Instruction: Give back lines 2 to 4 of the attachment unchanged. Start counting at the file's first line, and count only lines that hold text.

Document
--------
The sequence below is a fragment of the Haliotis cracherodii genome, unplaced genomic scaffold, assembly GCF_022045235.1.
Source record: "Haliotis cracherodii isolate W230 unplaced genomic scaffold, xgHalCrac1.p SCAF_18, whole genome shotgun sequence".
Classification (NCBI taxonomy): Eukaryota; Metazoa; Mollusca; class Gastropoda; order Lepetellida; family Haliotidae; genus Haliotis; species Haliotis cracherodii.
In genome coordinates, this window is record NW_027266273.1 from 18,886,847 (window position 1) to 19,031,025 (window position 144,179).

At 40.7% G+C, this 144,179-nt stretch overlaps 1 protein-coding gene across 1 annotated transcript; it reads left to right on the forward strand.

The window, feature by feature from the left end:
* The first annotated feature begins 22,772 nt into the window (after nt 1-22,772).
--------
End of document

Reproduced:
Source record: "Haliotis cracherodii isolate W230 unplaced genomic scaffold, xgHalCrac1.p SCAF_18, whole genome shotgun sequence".
Classification (NCBI taxonomy): Eukaryota; Metazoa; Mollusca; class Gastropoda; order Lepetellida; family Haliotidae; genus Haliotis; species Haliotis cracherodii.
In genome coordinates, this window is record NW_027266273.1 from 18,886,847 (window position 1) to 19,031,025 (window position 144,179).